To Pay, or Not to Pay? Ensuring your Volunteers are actually Volunteers

This Friday (4 March 2022) concludes the end of a fascinating two-week Employment Court hearing where the Court was asked to determine whether residents of the West Coast Gloriavale community are employees or volunteers.

In July 2021, the Labour Inspectorate found that Gloriavale residents cannot be considered employees under New Zealand law. Instead, the Labour Inspectorate deemed them to be ‘volunteers’, the effect of which was to deny them of the minimum protections afforded to employees in New Zealand. Three former Gloriavale residents are challenging this finding, and seeking a declaration that Gloriavale residents are, in fact, employees.

A finding in favour of the applicants would have far reaching consequences for Gloriavale. As we await the Court’s decision with bated breath, this dispute is a timely reminder of the importance of ensuring volunteers are actually volunteers, and the potential repercussions of getting it wrong.

Who is a volunteer?
The Employment Relations Act 2000 (ERA) describes (but does not define) a volunteer as someone who does not expect to be rewarded for work and receives no reward for work performed. By contrast, an employee is defined by the ERA as any person of any age employed by the employer to do any work for hire or reward under a contract of service.

The ERA states that when determining whether a worker is an employee, the Court or Authority must make an objective inquiry into the “real nature of the relationship”, which involves an assessment of the intention of the parties. As such, assessing this intention is crucial when determining whether a worker is a volunteer or an employee.

Pursuant to the ERA’s description of volunteer, the Court and Authority have held that central to this assessment of intention is whether a worker expects and receives any reward in return for work.

What is a reward?
Whilst ‘reward’ is not defined in the ERA, the Court has established that reimbursement of costs associated with a worker’s position does not amount to a reward.

As such, in Brook v Macown, the Court found that an annual expense allowance and reimbursement for costs, including for maintenance of a home office, did not amount to a reward(1). Accordingly, the Court found the worker was a volunteer.

Conversely, in Labour Inspector v Alpine Motor Inn and Café (2008) Ltd, the Authority found that food and lodging did amount to a reward(2). Similarly, the Court in Kidd v Beaumont found that a weekly cash payment, a free licence to occupy a campsite and the ability to use campsite facilities constituted rewards(3).

Other Influential Factors
In addition to expecting and receiving reward, the following factors are indicative of the fact that a volunteer may actually be an employee:

• The worker’s hours and days of work are controlled;
• The business receives economic gain from the work performed by the worker;
• The work performed by the worker is integral to the business; and
• The work performed is work that an employee would usually perform.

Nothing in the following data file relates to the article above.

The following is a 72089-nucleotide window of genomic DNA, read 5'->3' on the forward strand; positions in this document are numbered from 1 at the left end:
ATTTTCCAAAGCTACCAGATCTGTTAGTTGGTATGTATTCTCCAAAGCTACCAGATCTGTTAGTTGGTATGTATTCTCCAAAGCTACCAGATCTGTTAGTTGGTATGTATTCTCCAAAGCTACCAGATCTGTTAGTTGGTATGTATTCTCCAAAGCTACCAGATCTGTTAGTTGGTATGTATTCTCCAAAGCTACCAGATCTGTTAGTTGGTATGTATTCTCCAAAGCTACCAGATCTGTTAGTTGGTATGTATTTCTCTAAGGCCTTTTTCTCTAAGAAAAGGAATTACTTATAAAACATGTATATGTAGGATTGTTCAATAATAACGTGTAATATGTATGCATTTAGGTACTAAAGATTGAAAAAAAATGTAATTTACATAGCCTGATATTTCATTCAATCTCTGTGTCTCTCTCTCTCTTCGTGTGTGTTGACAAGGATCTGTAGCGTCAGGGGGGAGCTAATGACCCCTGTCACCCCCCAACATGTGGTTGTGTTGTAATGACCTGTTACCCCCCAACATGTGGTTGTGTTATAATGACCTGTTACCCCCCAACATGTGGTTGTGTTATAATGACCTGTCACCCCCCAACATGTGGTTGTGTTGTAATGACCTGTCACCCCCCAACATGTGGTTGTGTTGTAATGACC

The above factors may be less indicative if the business is a charity or not-for-profit.

Labels not determinative
When assessing whether a worker is an employee, the Court or Authority must not treat the labels the parties have placed on the relationship as determinative. In other words, while labels may be relevant, just because a worker is called a volunteer or has agreed to be a volunteer, this does not necessarily mean they are a volunteer.

Why does this matter?
If a volunteer is found to be an employee, their employer will be liable to provide them with all rights and entitlements under the Employment Relations Act 2000, the Holidays Act 2003, the Minimum Wage Act 1948 and the Wages Protection Act 1983.

These entitlements include (but are not limited to) minimum wage for every hour worked, minimum rest and meal breaks, sick leave, public holidays and annual leave. Employment law also imposes obligations on employers to act and deal with employees in good faith and to not subject them to unjustified action, nor unjustifiably dismiss them. This list of obligations is in no way conclusive.

If a volunteer is found to be an employee, they may be able to claim against the employer for employment law breaches going back as far as six years.

How should I ensure a worker’s volunteer status?
• Before a volunteer commences work, have them sign a written volunteer agreement explicitly agreeing to their status as a volunteer;
• Be careful not to provide the volunteer with any reward, other than reasonable reimbursement of costs or infrequent tokens of appreciation, such as flowers;
• Inform the volunteer of the expenses they will be reimbursed for and how these reimbursements will be paid. Record this in the volunteer agreement;
• Limit the control you have over the volunteer’s hours and days of work;
• Ensure the work the volunteer is performing is not integral to your business or work that an employee would usually perform; and
• Ensure you do not receive economic gain from volunteer’s work.

If you have any concerns about the volunteer status of workers you engage, or any other questions, do not hesitate to get in touch with a member of our employment law team.

(1) [2014] NZEmpC 79.
(2) [2016] NZERA Auckland 420.
(3) [2016] NZEmpC 158.

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